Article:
In Press

MEMPHIS, TN – Memphis is preparing for a surge in job creation and economic investment, and its next mayor can leverage this growth to reduce household costs and increase access to opportunity by investing in transportation and housing, suggests the Building Up Memphis: Equitable Growth through Transportation and Housing roadmap released today by nonpartisan think tank ThinkTennessee.

The number of jobs in the Memphis area has grown to 662,900, a near record high, and it is likely to further increase over the next ten years. In the last two years alone, the Tennessee Department of Economic and Community Development has announced more than $6.7 billion in investments with over 7,600 jobs coming to the region.

“Memphis is poised for incredible economic growth over the next decade, and the next mayor has a tremendous opportunity – and responsibility – to help the city leverage these regional investments to create sustainable, equitable long-term growth,” said Erin Hafkenschiel, president of ThinkTennessee. “By making smart investments in transportation and housing and implementing policies to create safe, walkable neighborhoods and vibrant, mixed-use corridors, the next mayor can connect Memphians to each other and to economic opportunity, leaving a lasting legacy.”

Key Recommendations:

  • Create vibrant, walkable neighborhoods with a variety of housing types, safe streets, and more transportation options.
    • Memphis can increase transportation options by accelerating the design, funding, and construction of Complete Streets, which balance the needs of all road users, especially pedestrians, cyclists, and transit riders.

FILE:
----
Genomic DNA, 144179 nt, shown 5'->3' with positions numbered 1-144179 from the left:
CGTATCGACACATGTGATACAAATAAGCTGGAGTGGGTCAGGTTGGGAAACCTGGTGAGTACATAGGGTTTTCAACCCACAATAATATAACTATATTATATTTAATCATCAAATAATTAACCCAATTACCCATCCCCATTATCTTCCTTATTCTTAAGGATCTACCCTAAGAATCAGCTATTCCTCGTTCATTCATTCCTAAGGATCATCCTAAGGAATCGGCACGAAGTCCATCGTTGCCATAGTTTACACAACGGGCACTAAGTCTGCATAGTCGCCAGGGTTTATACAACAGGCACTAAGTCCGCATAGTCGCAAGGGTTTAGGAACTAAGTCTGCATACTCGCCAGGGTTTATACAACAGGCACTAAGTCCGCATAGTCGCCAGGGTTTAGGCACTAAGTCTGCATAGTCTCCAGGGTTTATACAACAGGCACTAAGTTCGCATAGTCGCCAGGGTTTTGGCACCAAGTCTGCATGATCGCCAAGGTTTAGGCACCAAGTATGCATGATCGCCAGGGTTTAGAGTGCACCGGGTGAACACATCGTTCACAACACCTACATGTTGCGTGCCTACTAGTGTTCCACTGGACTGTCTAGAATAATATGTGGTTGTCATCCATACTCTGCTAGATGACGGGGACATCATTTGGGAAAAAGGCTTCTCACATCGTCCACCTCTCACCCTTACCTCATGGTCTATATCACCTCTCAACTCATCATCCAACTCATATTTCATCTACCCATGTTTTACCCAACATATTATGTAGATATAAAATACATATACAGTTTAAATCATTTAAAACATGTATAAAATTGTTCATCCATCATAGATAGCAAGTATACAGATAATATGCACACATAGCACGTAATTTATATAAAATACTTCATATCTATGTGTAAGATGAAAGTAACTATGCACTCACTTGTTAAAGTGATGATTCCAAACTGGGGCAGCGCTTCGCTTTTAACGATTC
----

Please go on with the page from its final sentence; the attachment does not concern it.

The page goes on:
• The city can also increase the variety of neighborhood housing in the urban core by continuing to support “missing middle” housing development, which allows two- to four-unit buildings in and around higher-density areas and helps to increase housing supply, lower housing costs, and create housing for families of different sizes, incomes, and needs.
  • Reimagine corridors to connect people and neighborhoods rather than separate them. Most corridors in American cities have become wide, unsafe highways that divide communities. In Memphis, only 25% of jobs are in the central core, and corridors such as Lamar Avenue and Poplar Avenue provide vital access between neighborhoods, but today these corridors often separate neighborhoods more than they connect them.
    • To strengthen Memphis’ corridors, the next mayor should consider embracing mixed-use development, implementing frequent bus networks, and retrofitting street designs to ensure safety, crime prevention, and beautification.
  • Review what is working well and what needs improvement across city departments. The next mayor should dedicate time and attention to reviewing what is working and what needs to be improved to ensure that the city’s processes and structure are as efficient and effective as possible.
    • The new mayoral administration should review zoning, land use, and existing plans, restructure city departments, appoint a director of safe streets, and develop a housing and transit alliance to support organized reform.
  • Dedicate more funding for multimodal transportation and affordable housing. While municipal budgets are constrained everywhere, Memphis currently spends less than peer cities on its transit service, and an estimated 33% of its sidewalks are considered in need of immediate repair.
    • Memphis needs more general fund revenue for sidewalks, bike lanes, and vision zero projects, and to create a dedicated source of funding sufficient to improve transit.
    • Similarly, dedicated funding for housing programs could accelerate preservation and production of affordable units, expand homeownership opportunities, and help keep low-income and elderly families in their communities.
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